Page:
The project, carried out within the scope of the Catalan consortium led by the A3 Leather Innovation Center research group under the leadership of the University of Lleida, made improvements that will reduce the use of chemical products and water consumption in the leather tanning process by 65%. It invested 2.2 million euros in an R&D project that succeeded in making the skin treatment process more sustainable and circular.
A Catalan consortium led by the A3 Leather Innovation Center research group at the University of Lleida, Spain, has reduced the use of replaceable chemicals throughout the tanning process by up to 65% and water consumption by 40% in an R&D project that has managed. The leather processing process more sustainable and circular he announced that improvements have been made to reduce.
The project scope, called INNPELL, was developed by the ‘RIS3CAT Community for smart specialization of the fashion and housing industries in Catalonia’ consortium, supported by the Government through ACCIÓ, the competitiveness agency of the Ministry of Enterprise and Employment.
In addition to the project leaders, the companies Leather Química, Curtidos Badia, Compañia Arrentataria de Industrial Igualadina, Combalia, Miret, Curtits Aqualata and Igualadina de Puració i Recuperació also participated in the initiative.
Anna Bacardit Dalmases, director of the A3 Leather Innovation Centre, explains that INNPELL’s global goal is “to undertake a new strategy to integrate the circular economy into the leather sector” and emphasizes that “the results achieved allow for the reduction of chemicals used”. Compared to the traditional process at every stage”. In this sense, the expert reminds that “the traditional tanning process, which turns leather from the slaughterhouse into finished leather for different applications, from leather goods to clothing or shoes, has been transformed over the years to become more sustainable, but this process is now becoming more sustainable.” “It still relies on the use of large amounts of chemicals,” he said.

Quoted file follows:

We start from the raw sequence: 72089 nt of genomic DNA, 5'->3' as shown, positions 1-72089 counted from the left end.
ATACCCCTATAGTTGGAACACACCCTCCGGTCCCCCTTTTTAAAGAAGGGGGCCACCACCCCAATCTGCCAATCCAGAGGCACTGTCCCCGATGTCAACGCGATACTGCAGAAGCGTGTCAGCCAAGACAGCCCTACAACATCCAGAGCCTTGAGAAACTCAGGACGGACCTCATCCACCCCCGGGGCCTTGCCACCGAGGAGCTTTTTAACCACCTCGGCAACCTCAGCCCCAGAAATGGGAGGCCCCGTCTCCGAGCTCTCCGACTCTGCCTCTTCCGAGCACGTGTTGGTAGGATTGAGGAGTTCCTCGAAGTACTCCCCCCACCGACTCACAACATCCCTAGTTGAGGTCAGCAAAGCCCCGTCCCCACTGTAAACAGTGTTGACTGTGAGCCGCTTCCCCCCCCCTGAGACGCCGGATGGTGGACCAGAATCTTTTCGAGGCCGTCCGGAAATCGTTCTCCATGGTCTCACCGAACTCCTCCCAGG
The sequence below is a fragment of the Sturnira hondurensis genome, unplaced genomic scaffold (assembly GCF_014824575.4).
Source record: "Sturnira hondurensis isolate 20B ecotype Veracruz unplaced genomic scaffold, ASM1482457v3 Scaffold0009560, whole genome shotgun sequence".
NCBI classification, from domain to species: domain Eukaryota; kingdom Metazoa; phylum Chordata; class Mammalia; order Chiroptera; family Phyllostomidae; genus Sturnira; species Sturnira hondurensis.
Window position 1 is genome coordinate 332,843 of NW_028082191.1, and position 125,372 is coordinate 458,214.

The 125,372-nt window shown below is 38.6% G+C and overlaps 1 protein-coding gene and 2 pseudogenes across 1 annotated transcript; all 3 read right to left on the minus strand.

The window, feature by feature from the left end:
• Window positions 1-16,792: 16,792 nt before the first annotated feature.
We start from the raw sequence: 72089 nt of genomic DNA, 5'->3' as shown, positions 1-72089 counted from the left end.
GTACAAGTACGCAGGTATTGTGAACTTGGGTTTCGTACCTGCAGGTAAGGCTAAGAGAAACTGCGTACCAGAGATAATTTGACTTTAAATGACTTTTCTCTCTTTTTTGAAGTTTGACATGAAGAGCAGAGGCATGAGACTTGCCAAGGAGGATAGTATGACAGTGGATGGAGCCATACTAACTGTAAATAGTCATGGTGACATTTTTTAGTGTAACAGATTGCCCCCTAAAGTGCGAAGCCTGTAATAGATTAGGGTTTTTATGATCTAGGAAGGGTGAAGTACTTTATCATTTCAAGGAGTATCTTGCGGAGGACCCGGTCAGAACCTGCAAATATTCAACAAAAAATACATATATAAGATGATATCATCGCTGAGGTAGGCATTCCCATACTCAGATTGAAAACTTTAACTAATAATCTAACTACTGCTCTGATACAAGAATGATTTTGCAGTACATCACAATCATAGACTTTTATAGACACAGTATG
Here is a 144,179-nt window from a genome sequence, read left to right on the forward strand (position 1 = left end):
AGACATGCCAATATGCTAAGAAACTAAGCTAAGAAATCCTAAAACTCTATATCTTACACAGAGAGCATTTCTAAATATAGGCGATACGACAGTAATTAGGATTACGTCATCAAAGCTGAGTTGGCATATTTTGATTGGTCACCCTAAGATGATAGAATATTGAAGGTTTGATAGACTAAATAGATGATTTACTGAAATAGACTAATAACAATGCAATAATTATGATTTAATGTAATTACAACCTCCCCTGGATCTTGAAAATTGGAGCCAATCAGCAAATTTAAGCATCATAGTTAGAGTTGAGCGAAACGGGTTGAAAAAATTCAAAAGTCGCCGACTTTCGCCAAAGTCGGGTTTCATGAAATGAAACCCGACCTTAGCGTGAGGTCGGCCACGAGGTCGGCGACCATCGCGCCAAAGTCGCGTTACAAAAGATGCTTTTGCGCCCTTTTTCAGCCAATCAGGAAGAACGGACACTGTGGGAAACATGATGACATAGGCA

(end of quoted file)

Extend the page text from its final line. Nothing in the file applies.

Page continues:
During the three years of the project, the Catalan consortium investigated the implementation of improvements in different stages of the leather tanning process and confirmed its efficiency both at laboratory scale and in pilot tests carried out by the participating companies. Therefore, the new process for preserving fresh leather developed by the consortium uses fewer chemicals and is notably salt-free; because it uses a more sustainable synthetic alternative that allows for a 98% reduction in chloride concentration and, as a result, also reduces its impact on wastewater.
In addition, the new methodology makes it possible to achieve a faster production process by reducing the total time used during the tanning process by 15%. In the near future, the consortium hopes to complete the validation of leather prototypes produced following this new and more sustainable process, so that the methodology can be applied on an industrial scale in the Catalan tanning sector.
INNPELL aimed to re-evaluate the wastes in the industry, such as the hair left over from the tanning process, as well as other solid organic wastes, and give them a second life. As Bacardit explains, the project works on “recovering hair and solid organic waste from the process, which, after chemical processing, can become a source of protein that can be used as fertilizers, cosmetics for the agro-food sector.” These solid wastes can be 100% reusable because they are “chemical and chromium-free,” the result of implementing more sustainable measures that allow “closing the circularity loop” throughout the entire treatment process.
Regarding the project, it was possible to remove from the process chemicals considered to be more toxic, such as sulphides, solvents or aldehydes, among others, and replace them with alternatives that are more respectful to the environment and health.